AUSTIN – Today, 148 years after African-Americans in Texas learned of their freedom under the Emancipation Proclamation, Texas Land Commissioner Jerry Patterson once again called on state leaders to finally honor the Juneteenth anniversary at the seat of government.
As a state Senator in 1997, Patterson was co-sponsor of a bill commissioning a five-statue monument to be placed at the Texas Capitol honoring the day Union officer Gordon Granger read the freedom statement in Galveston.
“This day is about liberty,” Patterson said, “and that is something every Texan should support. Let’s get this done.”
Noting that 14 years have passed since the statues were authorized, Patterson expressed frustration with the bureaucratic hold up.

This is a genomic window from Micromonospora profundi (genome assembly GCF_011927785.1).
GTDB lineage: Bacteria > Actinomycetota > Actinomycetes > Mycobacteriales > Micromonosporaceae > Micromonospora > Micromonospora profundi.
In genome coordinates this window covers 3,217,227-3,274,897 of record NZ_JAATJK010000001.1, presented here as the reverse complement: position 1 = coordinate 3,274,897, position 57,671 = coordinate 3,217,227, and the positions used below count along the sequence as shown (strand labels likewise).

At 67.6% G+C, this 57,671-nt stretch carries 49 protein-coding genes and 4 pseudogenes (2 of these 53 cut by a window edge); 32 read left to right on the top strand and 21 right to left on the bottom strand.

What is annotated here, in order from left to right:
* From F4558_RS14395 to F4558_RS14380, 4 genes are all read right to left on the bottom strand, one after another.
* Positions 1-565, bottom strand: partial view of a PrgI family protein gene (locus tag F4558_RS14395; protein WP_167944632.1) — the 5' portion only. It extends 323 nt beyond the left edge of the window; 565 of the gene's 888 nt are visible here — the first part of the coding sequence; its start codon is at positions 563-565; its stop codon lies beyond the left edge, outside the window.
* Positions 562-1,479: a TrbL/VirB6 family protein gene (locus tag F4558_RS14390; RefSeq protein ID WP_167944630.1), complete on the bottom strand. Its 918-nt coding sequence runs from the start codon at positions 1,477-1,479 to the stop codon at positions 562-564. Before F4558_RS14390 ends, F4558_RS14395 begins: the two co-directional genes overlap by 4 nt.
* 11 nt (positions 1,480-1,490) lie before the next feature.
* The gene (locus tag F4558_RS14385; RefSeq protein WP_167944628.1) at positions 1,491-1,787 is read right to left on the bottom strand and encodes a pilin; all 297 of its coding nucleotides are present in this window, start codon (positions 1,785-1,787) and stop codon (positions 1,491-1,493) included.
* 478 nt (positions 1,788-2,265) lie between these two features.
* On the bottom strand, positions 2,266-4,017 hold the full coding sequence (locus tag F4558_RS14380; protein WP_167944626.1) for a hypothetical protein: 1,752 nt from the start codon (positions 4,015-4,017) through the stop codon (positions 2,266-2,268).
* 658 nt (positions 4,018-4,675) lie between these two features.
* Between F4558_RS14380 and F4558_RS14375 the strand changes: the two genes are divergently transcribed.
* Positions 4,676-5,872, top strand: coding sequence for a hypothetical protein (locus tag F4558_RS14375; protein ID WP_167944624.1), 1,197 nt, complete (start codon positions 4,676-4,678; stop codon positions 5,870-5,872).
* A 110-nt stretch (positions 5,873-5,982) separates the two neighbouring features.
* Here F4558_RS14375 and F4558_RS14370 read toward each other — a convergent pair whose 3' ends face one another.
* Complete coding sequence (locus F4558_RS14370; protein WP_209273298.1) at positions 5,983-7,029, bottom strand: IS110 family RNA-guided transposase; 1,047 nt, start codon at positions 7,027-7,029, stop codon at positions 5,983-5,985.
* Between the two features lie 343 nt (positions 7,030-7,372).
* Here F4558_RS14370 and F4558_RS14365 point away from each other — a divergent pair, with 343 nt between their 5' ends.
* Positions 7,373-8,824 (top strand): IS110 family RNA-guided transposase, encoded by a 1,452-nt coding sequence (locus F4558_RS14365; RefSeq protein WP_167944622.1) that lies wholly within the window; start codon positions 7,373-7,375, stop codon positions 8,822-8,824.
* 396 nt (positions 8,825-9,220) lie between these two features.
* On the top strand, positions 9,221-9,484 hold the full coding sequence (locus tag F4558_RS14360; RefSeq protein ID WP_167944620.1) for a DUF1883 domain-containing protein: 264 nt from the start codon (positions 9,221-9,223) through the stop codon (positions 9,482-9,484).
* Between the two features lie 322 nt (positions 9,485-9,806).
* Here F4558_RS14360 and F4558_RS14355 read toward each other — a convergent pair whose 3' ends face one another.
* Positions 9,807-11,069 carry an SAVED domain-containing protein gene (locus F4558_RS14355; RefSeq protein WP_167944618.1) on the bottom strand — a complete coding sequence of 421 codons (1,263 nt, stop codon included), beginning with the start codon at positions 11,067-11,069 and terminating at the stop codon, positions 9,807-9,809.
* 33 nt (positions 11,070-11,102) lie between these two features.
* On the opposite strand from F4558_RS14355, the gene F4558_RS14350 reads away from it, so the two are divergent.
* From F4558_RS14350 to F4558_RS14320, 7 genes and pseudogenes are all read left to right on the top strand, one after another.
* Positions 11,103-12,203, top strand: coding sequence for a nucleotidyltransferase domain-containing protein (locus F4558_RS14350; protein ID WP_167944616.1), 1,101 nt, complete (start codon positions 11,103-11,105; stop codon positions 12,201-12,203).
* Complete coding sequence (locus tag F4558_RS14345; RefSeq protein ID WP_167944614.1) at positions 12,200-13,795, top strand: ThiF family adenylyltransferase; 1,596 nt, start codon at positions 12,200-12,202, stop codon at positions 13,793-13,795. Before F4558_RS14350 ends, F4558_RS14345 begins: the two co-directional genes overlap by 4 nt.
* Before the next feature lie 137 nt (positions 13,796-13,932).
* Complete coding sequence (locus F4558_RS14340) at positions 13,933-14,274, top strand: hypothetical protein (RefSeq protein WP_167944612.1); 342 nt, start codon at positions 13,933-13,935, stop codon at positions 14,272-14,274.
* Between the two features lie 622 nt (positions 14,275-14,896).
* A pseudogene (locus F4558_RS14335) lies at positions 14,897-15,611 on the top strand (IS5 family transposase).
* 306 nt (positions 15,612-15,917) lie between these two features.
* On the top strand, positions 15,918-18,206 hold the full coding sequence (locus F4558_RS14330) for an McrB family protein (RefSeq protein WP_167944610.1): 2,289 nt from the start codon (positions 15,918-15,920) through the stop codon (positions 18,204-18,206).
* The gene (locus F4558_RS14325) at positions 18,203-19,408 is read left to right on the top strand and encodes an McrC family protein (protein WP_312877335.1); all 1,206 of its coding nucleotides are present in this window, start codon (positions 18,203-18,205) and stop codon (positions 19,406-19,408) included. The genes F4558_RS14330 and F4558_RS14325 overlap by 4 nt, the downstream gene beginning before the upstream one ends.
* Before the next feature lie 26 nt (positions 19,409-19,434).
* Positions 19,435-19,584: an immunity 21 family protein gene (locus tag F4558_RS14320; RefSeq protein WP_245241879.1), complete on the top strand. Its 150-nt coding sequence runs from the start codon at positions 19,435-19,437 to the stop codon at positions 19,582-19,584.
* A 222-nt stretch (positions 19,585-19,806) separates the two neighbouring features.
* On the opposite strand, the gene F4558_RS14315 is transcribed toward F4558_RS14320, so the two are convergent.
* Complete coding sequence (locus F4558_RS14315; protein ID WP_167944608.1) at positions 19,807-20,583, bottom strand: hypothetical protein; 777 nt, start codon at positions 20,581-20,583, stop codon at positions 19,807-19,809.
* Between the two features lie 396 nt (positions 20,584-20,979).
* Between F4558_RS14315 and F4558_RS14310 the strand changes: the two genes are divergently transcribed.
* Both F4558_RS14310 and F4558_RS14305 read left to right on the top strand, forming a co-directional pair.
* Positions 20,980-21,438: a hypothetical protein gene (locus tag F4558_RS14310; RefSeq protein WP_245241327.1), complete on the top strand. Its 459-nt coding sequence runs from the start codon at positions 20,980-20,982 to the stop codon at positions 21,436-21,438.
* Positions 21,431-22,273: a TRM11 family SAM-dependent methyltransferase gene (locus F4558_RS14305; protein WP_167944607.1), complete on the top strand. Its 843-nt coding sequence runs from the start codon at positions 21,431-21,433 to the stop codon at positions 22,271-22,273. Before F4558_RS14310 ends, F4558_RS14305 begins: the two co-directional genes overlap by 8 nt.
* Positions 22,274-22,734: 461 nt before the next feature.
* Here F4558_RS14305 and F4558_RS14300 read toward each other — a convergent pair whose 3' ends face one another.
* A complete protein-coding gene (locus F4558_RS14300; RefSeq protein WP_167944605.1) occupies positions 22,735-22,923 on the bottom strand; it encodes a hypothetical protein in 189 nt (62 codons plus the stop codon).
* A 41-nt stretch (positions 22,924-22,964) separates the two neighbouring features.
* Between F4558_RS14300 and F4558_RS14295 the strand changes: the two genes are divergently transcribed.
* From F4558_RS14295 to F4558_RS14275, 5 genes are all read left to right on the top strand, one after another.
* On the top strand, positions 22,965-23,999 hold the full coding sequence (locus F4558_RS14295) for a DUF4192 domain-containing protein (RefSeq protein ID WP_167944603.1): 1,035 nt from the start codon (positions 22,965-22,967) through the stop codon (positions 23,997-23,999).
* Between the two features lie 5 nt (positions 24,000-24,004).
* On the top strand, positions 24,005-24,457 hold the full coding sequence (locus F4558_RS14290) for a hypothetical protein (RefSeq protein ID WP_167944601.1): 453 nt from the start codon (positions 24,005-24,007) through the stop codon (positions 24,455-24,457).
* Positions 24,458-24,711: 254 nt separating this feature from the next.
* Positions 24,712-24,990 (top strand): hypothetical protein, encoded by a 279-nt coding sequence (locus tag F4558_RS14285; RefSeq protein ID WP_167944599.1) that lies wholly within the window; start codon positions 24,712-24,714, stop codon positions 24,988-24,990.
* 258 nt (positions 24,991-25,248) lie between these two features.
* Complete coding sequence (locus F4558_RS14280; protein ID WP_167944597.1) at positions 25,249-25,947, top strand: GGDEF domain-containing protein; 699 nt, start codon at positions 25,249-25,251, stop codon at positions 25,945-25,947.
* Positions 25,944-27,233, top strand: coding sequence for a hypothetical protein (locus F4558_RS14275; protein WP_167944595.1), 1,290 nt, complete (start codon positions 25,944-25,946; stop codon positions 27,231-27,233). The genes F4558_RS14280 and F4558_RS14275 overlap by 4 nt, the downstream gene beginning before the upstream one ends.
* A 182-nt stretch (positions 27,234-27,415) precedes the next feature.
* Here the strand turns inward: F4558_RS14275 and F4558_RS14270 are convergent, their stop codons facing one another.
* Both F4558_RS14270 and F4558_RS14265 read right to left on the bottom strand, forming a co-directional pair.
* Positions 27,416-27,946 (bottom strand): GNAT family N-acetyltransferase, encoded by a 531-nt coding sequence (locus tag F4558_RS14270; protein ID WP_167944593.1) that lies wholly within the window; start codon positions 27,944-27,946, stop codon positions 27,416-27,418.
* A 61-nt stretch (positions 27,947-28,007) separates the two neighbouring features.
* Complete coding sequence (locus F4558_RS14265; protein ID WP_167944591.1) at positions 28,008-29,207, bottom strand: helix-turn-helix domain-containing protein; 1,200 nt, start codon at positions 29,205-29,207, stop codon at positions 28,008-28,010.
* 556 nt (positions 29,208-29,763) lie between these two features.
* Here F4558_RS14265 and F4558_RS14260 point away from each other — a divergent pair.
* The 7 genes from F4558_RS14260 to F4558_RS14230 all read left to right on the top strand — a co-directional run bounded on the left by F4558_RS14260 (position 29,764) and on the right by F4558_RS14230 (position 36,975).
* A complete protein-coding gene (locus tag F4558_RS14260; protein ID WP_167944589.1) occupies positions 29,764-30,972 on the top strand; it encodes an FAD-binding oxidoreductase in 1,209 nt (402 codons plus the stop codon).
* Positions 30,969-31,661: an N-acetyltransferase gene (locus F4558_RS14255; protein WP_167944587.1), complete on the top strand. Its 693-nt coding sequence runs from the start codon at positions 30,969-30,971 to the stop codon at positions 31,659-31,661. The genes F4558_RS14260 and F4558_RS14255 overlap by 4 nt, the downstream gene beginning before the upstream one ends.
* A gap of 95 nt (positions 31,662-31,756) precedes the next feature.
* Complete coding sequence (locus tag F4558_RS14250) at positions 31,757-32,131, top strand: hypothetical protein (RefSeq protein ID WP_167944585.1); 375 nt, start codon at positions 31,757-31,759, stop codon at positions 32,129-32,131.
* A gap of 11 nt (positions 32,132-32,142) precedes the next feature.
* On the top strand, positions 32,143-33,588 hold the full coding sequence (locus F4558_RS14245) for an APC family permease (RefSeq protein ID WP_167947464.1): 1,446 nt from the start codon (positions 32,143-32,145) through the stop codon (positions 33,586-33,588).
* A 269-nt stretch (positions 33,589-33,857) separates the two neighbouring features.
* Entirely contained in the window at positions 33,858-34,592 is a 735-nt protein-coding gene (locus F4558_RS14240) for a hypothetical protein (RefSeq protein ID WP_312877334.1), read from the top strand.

“How can something this right be so hard to do?” asked Patterson.
The statues have been created, but have not found a permanent home. Disagreements over design of the monument led the Texas Legislature to decommission the work in 2011. But the sculptures remain the property of the state.
One of the statues, of an African-American lawmaker, stands guard in Galveston, overlooking the very spot where Texas Emancipation was first announced. The other four — portraying a preacher, a woman, a farmer, and his daughter – stood outdoors at a foundry in Bastrop, until April of this year. More recently, the statues lay on their sides and wrapped up in a state warehouse in East Austin.
“The back of a government warehouse is no place for monuments to individual liberty,” Patterson said. “Let’s reunite these statues and give Texas Emancipation the public recognition it deserves.”